Saint Laurent and Berge were together as a couple for over fifty years and while they certainly had their ups and downs (mostly due to YSL's depression and drug abuse) as many people do but it's quite clear that there was never a real option for them to not be together as they both needed each other to feel complete.
Yves Saint Laurent began his career in fashion as an assistant to Christan Dior while Pierre Berge was an acquaintance of the designer. After the death of Mr.Dior in 1957, the shy and reserved twenty-one year old became the head of the renowned fashion house. It was also at Dior's funeral that first sparked the beginning of the romantic relationship of YSL and Berge. His first collection for the label brought him international acclaim but his subsequent work was less successful and by 1961, YSl was fired from Dior.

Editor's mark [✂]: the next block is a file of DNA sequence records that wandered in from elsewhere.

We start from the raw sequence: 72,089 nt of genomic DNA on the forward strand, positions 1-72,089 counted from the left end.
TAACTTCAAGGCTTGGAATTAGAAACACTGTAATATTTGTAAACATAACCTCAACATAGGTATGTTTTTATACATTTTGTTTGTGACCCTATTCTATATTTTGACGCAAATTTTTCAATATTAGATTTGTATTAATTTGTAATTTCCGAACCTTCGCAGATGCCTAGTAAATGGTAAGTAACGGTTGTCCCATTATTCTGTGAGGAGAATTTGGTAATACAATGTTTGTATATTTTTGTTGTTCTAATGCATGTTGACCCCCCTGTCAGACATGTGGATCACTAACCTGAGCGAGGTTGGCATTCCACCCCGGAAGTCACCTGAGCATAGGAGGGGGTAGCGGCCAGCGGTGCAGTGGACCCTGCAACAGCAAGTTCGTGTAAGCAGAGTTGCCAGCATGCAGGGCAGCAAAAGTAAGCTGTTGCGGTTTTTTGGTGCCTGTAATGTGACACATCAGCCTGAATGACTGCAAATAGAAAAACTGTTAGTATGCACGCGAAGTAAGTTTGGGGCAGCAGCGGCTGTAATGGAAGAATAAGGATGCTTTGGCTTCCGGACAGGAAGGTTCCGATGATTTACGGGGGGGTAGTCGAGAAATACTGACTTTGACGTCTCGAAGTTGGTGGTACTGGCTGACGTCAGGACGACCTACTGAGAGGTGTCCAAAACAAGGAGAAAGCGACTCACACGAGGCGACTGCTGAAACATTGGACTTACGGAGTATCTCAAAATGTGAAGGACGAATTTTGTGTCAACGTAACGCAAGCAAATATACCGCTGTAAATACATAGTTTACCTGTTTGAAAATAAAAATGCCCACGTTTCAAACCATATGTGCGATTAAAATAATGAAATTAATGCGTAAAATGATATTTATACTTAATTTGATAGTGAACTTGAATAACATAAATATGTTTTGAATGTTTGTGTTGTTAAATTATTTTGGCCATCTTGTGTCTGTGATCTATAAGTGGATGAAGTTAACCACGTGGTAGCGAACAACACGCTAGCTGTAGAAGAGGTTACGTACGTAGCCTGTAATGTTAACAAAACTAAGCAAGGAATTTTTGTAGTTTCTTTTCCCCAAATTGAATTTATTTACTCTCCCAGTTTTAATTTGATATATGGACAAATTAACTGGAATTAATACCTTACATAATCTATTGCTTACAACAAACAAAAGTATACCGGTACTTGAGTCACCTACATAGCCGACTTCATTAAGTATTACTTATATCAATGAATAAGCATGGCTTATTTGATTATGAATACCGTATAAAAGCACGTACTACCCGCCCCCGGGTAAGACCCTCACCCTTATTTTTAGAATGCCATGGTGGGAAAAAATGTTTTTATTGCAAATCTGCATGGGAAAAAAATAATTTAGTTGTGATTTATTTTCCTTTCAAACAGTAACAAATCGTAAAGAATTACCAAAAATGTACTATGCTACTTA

With the help of Berge and an American investor, Saint Laurent started his own couture house and it became a huge success. YSl is credited for popularizing many fashion trends such as the tuxedo suit for women called, "Le Smoking", safari jackets for both genders and he became the first French designer to produce a full ready-to-wear line.
His new found fame introduced Saint Laurent to the jet-set life, where we see footage of him socializing at several parties, hanging with Andy Warhol in his studio and enjoying the company of the glamorous women who inspired his work such as Betty Catroux and Loulou de la Falaise who are both interviewed for the film. This was also the time when the fragile designer began to heavily use drugs and alcohol with his health slowly deteriorating before he died of brain cancer in 2008.